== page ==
As we age, we become more susceptible to illnesses, medical conditions, and injuries that can be detrimental to our quality of life. Sometimes that means serious, chronic health concerns like cancer, diabetes, or dementia. But there are also less critical issues that may develop slowly over time, perhaps so slowly we don’t even recognize the adverse effects they’re having on our lifestyle. While these issues may not require immediate intervention and often do not pose a direct threat to our health and safety, they can still have serious consequences.
Cataracts are a good example. They are incredibly common – more than half of all Americans will have cataracts by the age of 75,  and they are the leading cause of blindness among older adults.  They are also generally painless and easy to treat. But your residents may not be aware they are developing cataracts until they experience symptoms that make it difficult for them to perform everyday tasks, threatening their sense of independence. More importantly, vision impairments caused by conditions like cataracts have been associated with increased fall risk among older adults. 
June is recognized as Cataract Awareness Month by Prevent Blindness America, a non-profit organization devoted to raising awareness about the importance of good eye health. Let’s take an in-depth look at how you can help your residents identify this common condition that may be impacting their ability to live independently in your community.
What Are Cataracts?
Put simply, a cataract is a clouding of the lens of the eye. 
There are several potential reasons why this clouding may occur – it can be brought on by long-term use of certain medications like steroids, prolonged exposure to UV rays, chronic medical conditions, or an eye injury. However, in the vast majority of cases, cataracts are caused by aging. 
Our bodies are constantly replacing older cells with new ones. Over time, the cells in our eyes can begin to build upon the lens, which affects the passage of light to the retina.  The retina is charged with transmitting the images we see to the brain, so when the light entering the eye is diminished by the existence of a cataract, vision impairments may result, such as:
- Blurry vision
- Double vision
- Difficulty seeing at night
- Increased sensitivity to bright lights or glare
- Seeing colors as being muted or faded
- No improvement in impaired vision, even with repeated changes to eyeglass prescription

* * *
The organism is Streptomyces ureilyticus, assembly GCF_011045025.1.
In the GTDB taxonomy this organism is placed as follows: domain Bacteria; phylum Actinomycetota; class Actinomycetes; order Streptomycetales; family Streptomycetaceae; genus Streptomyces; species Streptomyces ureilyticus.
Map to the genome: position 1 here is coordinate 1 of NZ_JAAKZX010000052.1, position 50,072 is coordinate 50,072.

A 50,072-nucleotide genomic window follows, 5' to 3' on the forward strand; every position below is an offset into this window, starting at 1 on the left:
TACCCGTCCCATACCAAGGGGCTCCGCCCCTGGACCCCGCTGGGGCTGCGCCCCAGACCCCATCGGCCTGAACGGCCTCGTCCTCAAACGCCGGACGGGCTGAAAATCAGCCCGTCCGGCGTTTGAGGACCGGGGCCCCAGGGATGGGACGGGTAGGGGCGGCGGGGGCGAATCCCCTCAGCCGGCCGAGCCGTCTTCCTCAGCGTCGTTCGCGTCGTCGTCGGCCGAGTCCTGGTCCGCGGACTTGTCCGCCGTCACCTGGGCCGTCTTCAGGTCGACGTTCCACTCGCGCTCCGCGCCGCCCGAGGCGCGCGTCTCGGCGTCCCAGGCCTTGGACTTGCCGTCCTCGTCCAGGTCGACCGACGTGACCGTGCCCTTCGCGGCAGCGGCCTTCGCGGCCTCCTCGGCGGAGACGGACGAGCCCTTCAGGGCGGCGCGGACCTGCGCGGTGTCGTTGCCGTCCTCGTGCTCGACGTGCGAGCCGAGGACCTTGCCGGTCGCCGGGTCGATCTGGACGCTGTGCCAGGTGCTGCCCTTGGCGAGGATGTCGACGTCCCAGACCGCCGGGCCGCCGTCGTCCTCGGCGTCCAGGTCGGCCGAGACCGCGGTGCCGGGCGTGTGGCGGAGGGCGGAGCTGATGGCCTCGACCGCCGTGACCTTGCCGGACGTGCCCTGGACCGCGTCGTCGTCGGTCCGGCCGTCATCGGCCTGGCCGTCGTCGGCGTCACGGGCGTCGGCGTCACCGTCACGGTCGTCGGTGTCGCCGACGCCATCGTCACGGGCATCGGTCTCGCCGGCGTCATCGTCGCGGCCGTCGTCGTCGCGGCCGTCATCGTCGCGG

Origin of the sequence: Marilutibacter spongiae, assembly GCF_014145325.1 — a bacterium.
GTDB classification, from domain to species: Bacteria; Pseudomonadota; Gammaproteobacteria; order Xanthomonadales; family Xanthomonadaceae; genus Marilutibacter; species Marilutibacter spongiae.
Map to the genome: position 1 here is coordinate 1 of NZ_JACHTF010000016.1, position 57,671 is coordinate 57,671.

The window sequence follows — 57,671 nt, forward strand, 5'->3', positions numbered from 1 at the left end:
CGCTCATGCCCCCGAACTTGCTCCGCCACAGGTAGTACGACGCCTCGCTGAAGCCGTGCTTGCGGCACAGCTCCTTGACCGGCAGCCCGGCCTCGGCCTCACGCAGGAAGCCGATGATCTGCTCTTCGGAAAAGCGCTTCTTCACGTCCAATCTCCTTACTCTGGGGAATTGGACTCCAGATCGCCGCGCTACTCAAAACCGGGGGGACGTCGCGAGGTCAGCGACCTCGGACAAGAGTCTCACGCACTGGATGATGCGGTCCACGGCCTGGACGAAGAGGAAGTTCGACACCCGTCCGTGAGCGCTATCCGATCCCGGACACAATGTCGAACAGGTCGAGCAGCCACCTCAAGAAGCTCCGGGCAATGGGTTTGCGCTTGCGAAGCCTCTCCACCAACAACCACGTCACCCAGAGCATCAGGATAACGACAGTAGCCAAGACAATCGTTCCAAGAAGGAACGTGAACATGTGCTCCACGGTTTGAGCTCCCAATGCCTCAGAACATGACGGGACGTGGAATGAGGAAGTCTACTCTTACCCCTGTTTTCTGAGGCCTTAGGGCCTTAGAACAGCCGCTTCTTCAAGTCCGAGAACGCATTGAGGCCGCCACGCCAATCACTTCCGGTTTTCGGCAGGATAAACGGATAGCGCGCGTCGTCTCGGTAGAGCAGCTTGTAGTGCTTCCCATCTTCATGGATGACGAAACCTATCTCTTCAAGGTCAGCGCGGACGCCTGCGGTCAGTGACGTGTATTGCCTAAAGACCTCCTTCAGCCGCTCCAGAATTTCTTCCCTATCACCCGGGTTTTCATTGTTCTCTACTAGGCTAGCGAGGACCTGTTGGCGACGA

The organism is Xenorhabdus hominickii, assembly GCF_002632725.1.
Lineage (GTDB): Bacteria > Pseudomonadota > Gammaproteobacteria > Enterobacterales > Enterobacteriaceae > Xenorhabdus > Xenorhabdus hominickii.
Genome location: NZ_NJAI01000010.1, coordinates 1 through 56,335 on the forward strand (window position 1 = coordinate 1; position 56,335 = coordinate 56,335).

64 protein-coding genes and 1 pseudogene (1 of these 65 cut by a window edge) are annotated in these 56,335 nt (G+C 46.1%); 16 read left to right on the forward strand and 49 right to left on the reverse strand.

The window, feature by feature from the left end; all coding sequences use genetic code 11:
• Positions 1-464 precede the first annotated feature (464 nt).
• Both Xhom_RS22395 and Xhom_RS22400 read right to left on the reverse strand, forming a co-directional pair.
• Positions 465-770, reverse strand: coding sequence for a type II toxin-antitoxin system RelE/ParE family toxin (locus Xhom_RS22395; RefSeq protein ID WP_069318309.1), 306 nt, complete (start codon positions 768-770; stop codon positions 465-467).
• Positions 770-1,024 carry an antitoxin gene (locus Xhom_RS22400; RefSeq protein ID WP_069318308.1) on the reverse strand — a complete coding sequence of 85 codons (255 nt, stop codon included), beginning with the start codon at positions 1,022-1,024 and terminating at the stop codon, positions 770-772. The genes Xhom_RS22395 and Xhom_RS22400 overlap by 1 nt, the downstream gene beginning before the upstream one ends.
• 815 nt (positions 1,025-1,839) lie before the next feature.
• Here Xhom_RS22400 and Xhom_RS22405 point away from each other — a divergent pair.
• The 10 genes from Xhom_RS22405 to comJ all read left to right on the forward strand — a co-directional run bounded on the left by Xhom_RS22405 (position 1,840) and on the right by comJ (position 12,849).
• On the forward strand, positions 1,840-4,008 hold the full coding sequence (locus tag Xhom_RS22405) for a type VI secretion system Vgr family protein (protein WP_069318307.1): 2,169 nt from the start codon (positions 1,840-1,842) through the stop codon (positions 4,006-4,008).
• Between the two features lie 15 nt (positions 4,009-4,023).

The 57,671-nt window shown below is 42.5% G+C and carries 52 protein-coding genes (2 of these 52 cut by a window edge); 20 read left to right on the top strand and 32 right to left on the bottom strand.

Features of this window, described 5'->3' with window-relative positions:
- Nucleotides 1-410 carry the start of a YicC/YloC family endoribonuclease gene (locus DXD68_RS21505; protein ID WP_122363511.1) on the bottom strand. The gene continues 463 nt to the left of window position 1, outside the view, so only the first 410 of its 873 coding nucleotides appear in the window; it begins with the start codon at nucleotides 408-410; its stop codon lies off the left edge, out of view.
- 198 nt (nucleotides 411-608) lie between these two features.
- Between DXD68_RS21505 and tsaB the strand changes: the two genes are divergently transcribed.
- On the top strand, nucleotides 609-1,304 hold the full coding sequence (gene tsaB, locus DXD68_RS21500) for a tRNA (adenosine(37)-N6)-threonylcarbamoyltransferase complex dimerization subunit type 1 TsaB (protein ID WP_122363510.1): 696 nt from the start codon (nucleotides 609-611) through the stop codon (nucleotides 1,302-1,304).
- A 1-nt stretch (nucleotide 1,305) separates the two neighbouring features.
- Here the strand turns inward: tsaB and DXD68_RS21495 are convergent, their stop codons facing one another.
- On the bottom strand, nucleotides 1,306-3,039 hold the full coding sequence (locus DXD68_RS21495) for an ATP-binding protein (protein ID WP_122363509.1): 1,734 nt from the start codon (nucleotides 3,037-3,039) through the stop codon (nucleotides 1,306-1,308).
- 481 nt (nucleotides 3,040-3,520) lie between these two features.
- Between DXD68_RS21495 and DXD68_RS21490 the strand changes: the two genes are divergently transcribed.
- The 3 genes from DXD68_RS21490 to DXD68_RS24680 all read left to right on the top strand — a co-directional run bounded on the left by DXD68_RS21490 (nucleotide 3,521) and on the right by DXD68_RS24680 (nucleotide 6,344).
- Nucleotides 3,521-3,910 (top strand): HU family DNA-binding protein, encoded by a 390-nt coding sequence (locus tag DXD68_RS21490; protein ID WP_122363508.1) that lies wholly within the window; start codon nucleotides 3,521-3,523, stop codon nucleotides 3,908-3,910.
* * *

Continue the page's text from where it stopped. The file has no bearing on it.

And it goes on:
Unfortunately, it may be tricky for your residents to identify whether they have cataracts, which can be very slow to develop and may occur in only one eye at a time. They also generally do not present with outward symptoms like pain, redness, or swelling.
If your residents do begin to notice changes in their vision, they may associate them with the common challenges of growing older. But that’s a dangerous assumption to make – studies have shown that impairments affecting older adults’ visual acuity – like cataracts – can be associated with multiple falls. And in adults over the age of 65, falls are the leading cause of both fatal and nonfatal injuries. That’s why it’s important for skilled nursing facility staff to remain vigilant for any vision changes reported by their residents and to ensure that residents receive regular comprehensive eye exams.
The best way to determine whether a resident is developing cataracts in one or both eyes is through a comprehensive eye exam.
The Centers for Disease Control (CDC) recommends that patients age 65 and older receive a comprehensive eye exam from a trained optometrist or ophthalmologist every one to two years. These exams typically include a review of:
- The patient’s general medical history
- The patient’s eye health history, including any current problems or symptoms they may be experiencing
- A test of the patient’s visual acuity and peripheral vision
- A test of the patient’s eye movement
- A glaucoma test
- The patient’s retina, optic nerve, and macula made visible by dilating the patient’s pupils
- A test of how the patient responds to glare.
By providing regular eye exams for your residents, you can help protect their sight and safety for so long as they are under your care. And by encouraging ongoing relationships between your patients and trained eye health professionals, you can ensure that potentially dangerous issues are identified as quickly as possible so your residents receive the care they need in a timely manner.